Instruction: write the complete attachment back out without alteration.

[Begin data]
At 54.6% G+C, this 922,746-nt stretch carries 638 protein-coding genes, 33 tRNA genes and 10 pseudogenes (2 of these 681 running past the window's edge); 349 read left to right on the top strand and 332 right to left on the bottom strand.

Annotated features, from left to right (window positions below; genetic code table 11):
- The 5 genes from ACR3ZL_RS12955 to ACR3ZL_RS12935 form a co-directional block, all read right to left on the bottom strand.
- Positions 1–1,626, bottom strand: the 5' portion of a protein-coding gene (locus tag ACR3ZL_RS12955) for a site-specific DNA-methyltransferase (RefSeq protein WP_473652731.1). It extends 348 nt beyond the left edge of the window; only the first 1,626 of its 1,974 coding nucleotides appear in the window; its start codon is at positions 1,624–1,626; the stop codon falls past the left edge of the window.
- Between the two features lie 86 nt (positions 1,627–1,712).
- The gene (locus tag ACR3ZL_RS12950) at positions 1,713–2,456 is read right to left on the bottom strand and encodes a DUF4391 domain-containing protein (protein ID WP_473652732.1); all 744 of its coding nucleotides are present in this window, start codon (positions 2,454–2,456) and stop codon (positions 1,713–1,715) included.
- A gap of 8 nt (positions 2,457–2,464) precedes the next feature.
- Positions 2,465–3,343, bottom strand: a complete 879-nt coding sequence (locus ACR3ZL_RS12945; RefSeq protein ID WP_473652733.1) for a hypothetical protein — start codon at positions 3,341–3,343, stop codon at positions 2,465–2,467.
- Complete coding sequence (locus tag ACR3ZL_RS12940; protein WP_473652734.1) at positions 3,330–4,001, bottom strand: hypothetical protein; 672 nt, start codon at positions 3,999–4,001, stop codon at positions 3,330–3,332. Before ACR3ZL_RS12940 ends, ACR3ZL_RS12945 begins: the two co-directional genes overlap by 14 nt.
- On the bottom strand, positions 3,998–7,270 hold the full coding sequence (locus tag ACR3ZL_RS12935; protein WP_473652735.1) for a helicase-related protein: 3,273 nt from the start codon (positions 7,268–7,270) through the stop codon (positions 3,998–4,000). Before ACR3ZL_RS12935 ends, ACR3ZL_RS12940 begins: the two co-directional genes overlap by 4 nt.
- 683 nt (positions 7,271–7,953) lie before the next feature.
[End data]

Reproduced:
At 54.6% G+C, this 922,746-nt stretch carries 638 protein-coding genes, 33 tRNA genes and 10 pseudogenes (2 of these 681 running past the window's edge); 349 read left to right on the top strand and 332 right to left on the bottom strand.

Annotated features, from left to right (window positions below; genetic code table 11):
- The 5 genes from ACR3ZL_RS12955 to ACR3ZL_RS12935 form a co-directional block, all read right to left on the bottom strand.
- Positions 1–1,626, bottom strand: the 5' portion of a protein-coding gene (locus tag ACR3ZL_RS12955) for a site-specific DNA-methyltransferase (RefSeq protein WP_473652731.1). It extends 348 nt beyond the left edge of the window; only the first 1,626 of its 1,974 coding nucleotides appear in the window; its start codon is at positions 1,624–1,626; the stop codon falls past the left edge of the window.
- Between the two features lie 86 nt (positions 1,627–1,712).
- The gene (locus tag ACR3ZL_RS12950) at positions 1,713–2,456 is read right to left on the bottom strand and encodes a DUF4391 domain-containing protein (protein ID WP_473652732.1); all 744 of its coding nucleotides are present in this window, start codon (positions 2,454–2,456) and stop codon (positions 1,713–1,715) included.
- A gap of 8 nt (positions 2,457–2,464) precedes the next feature.
- Positions 2,465–3,343, bottom strand: a complete 879-nt coding sequence (locus ACR3ZL_RS12945; RefSeq protein ID WP_473652733.1) for a hypothetical protein — start codon at positions 3,341–3,343, stop codon at positions 2,465–2,467.
- Complete coding sequence (locus tag ACR3ZL_RS12940; protein WP_473652734.1) at positions 3,330–4,001, bottom strand: hypothetical protein; 672 nt, start codon at positions 3,999–4,001, stop codon at positions 3,330–3,332. Before ACR3ZL_RS12940 ends, ACR3ZL_RS12945 begins: the two co-directional genes overlap by 14 nt.
- On the bottom strand, positions 3,998–7,270 hold the full coding sequence (locus tag ACR3ZL_RS12935; protein WP_473652735.1) for a helicase-related protein: 3,273 nt from the start codon (positions 7,268–7,270) through the stop codon (positions 3,998–4,000). Before ACR3ZL_RS12935 ends, ACR3ZL_RS12940 begins: the two co-directional genes overlap by 4 nt.
- 683 nt (positions 7,271–7,953) lie before the next feature.